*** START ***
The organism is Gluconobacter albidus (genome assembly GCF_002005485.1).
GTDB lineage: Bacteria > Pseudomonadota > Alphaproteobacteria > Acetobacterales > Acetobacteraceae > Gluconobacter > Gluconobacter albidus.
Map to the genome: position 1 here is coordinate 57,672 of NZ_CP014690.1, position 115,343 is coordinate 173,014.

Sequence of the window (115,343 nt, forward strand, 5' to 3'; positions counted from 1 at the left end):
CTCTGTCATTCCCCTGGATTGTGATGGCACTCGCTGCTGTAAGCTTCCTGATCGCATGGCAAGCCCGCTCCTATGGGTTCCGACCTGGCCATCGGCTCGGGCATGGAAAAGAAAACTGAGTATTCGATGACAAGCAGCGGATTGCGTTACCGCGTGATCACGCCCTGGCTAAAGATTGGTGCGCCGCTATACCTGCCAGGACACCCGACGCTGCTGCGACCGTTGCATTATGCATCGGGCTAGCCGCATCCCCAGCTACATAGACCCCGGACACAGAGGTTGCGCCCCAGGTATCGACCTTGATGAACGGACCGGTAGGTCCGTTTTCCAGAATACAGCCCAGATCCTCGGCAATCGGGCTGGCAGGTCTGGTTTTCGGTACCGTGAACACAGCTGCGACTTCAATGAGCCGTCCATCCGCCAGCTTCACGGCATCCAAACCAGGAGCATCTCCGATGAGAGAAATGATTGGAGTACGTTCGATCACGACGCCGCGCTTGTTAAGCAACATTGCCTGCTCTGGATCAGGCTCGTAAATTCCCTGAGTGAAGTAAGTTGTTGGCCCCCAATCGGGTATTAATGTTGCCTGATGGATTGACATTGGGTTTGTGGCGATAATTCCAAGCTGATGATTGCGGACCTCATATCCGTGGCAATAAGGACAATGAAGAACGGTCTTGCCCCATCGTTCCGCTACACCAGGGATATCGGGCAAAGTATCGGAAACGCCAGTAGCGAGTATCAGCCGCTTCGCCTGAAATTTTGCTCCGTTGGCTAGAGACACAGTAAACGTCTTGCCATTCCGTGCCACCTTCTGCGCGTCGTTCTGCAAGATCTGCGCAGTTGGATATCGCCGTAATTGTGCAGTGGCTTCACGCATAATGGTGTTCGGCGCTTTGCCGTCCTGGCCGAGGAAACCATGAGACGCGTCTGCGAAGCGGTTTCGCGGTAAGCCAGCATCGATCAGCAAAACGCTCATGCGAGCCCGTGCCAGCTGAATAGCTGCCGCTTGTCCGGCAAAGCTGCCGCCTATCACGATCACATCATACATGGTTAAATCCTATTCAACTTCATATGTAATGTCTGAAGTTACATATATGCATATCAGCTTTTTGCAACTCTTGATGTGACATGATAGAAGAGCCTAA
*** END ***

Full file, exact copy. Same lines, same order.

The organism is Gluconobacter albidus (genome assembly GCF_002005485.1).
GTDB lineage: Bacteria > Pseudomonadota > Alphaproteobacteria > Acetobacterales > Acetobacteraceae > Gluconobacter > Gluconobacter albidus.
Map to the genome: position 1 here is coordinate 57,672 of NZ_CP014690.1, position 115,343 is coordinate 173,014.

Sequence of the window (115,343 nt, forward strand, 5' to 3'; positions counted from 1 at the left end):
CTCTGTCATTCCCCTGGATTGTGATGGCACTCGCTGCTGTAAGCTTCCTGATCGCATGGCAAGCCCGCTCCTATGGGTTCCGACCTGGCCATCGGCTCGGGCATGGAAAAGAAAACTGAGTATTCGATGACAAGCAGCGGATTGCGTTACCGCGTGATCACGCCCTGGCTAAAGATTGGTGCGCCGCTATACCTGCCAGGACACCCGACGCTGCTGCGACCGTTGCATTATGCATCGGGCTAGCCGCATCCCCAGCTACATAGACCCCGGACACAGAGGTTGCGCCCCAGGTATCGACCTTGATGAACGGACCGGTAGGTCCGTTTTCCAGAATACAGCCCAGATCCTCGGCAATCGGGCTGGCAGGTCTGGTTTTCGGTACCGTGAACACAGCTGCGACTTCAATGAGCCGTCCATCCGCCAGCTTCACGGCATCCAAACCAGGAGCATCTCCGATGAGAGAAATGATTGGAGTACGTTCGATCACGACGCCGCGCTTGTTAAGCAACATTGCCTGCTCTGGATCAGGCTCGTAAATTCCCTGAGTGAAGTAAGTTGTTGGCCCCCAATCGGGTATTAATGTTGCCTGATGGATTGACATTGGGTTTGTGGCGATAATTCCAAGCTGATGATTGCGGACCTCATATCCGTGGCAATAAGGACAATGAAGAACGGTCTTGCCCCATCGTTCCGCTACACCAGGGATATCGGGCAAAGTATCGGAAACGCCAGTAGCGAGTATCAGCCGCTTCGCCTGAAATTTTGCTCCGTTGGCTAGAGACACAGTAAACGTCTTGCCATTCCGTGCCACCTTCTGCGCGTCGTTCTGCAAGATCTGCGCAGTTGGATATCGCCGTAATTGTGCAGTGGCTTCACGCATAATGGTGTTCGGCGCTTTGCCGTCCTGGCCGAGGAAACCATGAGACGCGTCTGCGAAGCGGTTTCGCGGTAAGCCAGCATCGATCAGCAAAACGCTCATGCGAGCCCGTGCCAGCTGAATAGCTGCCGCTTGTCCGGCAAAGCTGCCGCCTATCACGATCACATCATACATGGTTAAATCCTATTCAACTTCATATGTAATGTCTGAAGTTACATATATGCATATCAGCTTTTTGCAACTCTTGATGTGACATGATAGAAGAGCCTAA